Iowa Bureau of Labor Statistics was created by the 20th Iowa General
Assembly under the control of the Commissioner of Labor Statistics.
Its purpose was to collect, assort, systematize and present a
biennial report detailing a wide variety of issues.
E.R. Hutchins was appointed the first
Labor Commissioner by Governor Buren R. Sherman on August 14, 1884.
||Iowa’s first experience
in a free public job placement service abandoned as not one
placement was made.
enacted Chapter 132 of the Iowa Code permanently establishing the
Bureau of Labor Statistics in Iowa.
||Iowa enacted child
labor laws to protect Iowa’s children.
||Iowa enacted the Iowa
Workmen’s Compensation Act.
Garst (who served as Iowa’s governor from 1902 – 1908) was appointed
by Governor George W. Clarke as Iowa’s first Industrial
||The 36th Iowa General
Assembly created the State Free Employment Bureau as a part of the
Iowa Bureau of Labor Statistics on July 1, 1915.
||Iowa entered into a
cooperative agreement with the federal government to provide
employment services in Iowa.
||The Iowa Bureau of
Labor Statistics’ name was changed to the Iowa Bureau of Labor.
Elevator safety requirements were passed by the Iowa Legislature in
1923. The statute created a board to adopt a code of standards for
elevator construction, installation, equipment, maintenance and
operation. Cities could establish their own elevator codes, as long
as they did not conflict with the state elevator code. Inspections
were to be done by the cities and the labor commissioner’s
||Iowa had three
employment offices: one in the Polk County Courthouse; one in the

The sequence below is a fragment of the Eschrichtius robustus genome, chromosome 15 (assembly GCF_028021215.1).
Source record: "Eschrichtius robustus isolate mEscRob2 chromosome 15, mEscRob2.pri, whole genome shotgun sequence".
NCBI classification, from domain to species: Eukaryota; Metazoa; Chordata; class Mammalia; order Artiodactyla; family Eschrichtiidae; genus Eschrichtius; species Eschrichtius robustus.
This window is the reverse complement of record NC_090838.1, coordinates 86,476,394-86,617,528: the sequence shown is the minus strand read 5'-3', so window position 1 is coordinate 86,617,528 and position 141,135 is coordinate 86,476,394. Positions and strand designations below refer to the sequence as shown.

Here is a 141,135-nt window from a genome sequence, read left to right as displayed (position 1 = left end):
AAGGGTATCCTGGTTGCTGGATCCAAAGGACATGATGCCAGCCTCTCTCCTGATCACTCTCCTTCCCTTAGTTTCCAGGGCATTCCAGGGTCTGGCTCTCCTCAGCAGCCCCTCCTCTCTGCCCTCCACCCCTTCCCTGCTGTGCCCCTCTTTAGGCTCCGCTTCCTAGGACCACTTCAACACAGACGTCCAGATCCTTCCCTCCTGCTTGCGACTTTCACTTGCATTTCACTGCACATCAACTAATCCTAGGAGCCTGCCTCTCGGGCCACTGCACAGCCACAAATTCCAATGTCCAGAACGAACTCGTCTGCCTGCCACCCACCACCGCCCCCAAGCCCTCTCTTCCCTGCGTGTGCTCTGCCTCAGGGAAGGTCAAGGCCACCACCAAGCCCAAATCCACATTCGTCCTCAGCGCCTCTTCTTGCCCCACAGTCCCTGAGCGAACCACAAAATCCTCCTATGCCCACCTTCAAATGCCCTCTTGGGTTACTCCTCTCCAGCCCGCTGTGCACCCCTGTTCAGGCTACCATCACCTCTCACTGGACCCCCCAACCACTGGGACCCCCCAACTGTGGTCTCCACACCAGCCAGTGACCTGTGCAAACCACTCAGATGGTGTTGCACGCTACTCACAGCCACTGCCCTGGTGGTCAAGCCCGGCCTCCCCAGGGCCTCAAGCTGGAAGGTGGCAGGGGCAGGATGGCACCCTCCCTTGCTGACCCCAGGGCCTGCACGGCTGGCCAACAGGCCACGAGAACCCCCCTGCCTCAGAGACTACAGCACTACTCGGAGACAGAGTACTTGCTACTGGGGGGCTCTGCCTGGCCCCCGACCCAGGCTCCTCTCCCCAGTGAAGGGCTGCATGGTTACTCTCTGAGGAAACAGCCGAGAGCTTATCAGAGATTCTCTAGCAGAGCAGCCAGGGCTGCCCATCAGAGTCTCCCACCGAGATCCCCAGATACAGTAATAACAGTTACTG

Sioux City City Hall; and one in the Farm Bureau office in Creston.
||The Iowa Legislature
gutted the recently passed elevator code. The board established to
write regulations was abolished, as was the commissioner’s authority
to inspect elevators. Responsibility was left with the various
cities to enforce if and as they saw fit. Hoist way doors and gates
were to be interlocked. A law reestablishing an elevator safety code
and a state inspection and enforcement role was not reestablished
||The Iowa Legislature
greatly expanded the state’s employment service. Ten district
offices were opened in Burlington, Cedar Rapids, Council Bluffs,
Davenport, Des Moines, Dubuque, Mason City, Ottumwa, Sioux City, and
first Iowa Unemployment Compensation law was passed by a special
session of the Iowa Legislature during the Christmas week of 1936 to
enable Iowa employers to receive credit against a 2.7 percent
federal tax on the first $3,000 of wages for contributions paid
under Iowa law. The tax was retroactive to December 1, 1936. The
Iowa Unemployment Compensation Commission was created and made
responsible for unemployment insurance services.
The legislation provided for a single agency director, and Governor
Clyde L. Herring appointed Garrett Roelofs, a college professor and
former state senator from Orange City in northwest Iowa, to head the
Iowa Unemployment Compensation Commission.
||On May 21, 1937, the
already existing Iowa State Employment Service came under the
umbrella of the newly established three-person commission. Iowans
were well acquainted with the state employment service that placed
workers in 93,443 jobs during the year.
||In July, unemployment
insurance benefit claims began for the first time. The maximum
weekly benefit amount was $15 and the base period was eight
||The Iowa Unemployment
Compensation Commission moved to the Harger-Blish Building on 11th
Street, south of Mulberry. Later, the Des Moines local office
occupied the first two floors.
An estimate of all employed workers in Iowa was calculated as the
federal government began funding collection of very limited labor
market information on individual states. It was estimated 429,600
Iowans were employed.
||The name of the Iowa
Unemployment Compensation Commission was changed to the Iowa
Employment Security Commission. Shortly after the bombing of Pearl
Harbor on December 7, 1941, the Employment Service was federalized.
After World War II, however, the Employment Service was returned to
After decades of recommendations from labor commissioners, the 49th
Iowa General Assembly authorized the Iowa Bureau of Labor to
regulate and inspect boilers in 1941. Bureau of Labor inspectors
were charged with inspecting internally and externally every steam
boiler, tank, jacket, kettle, generator and other appurtenances used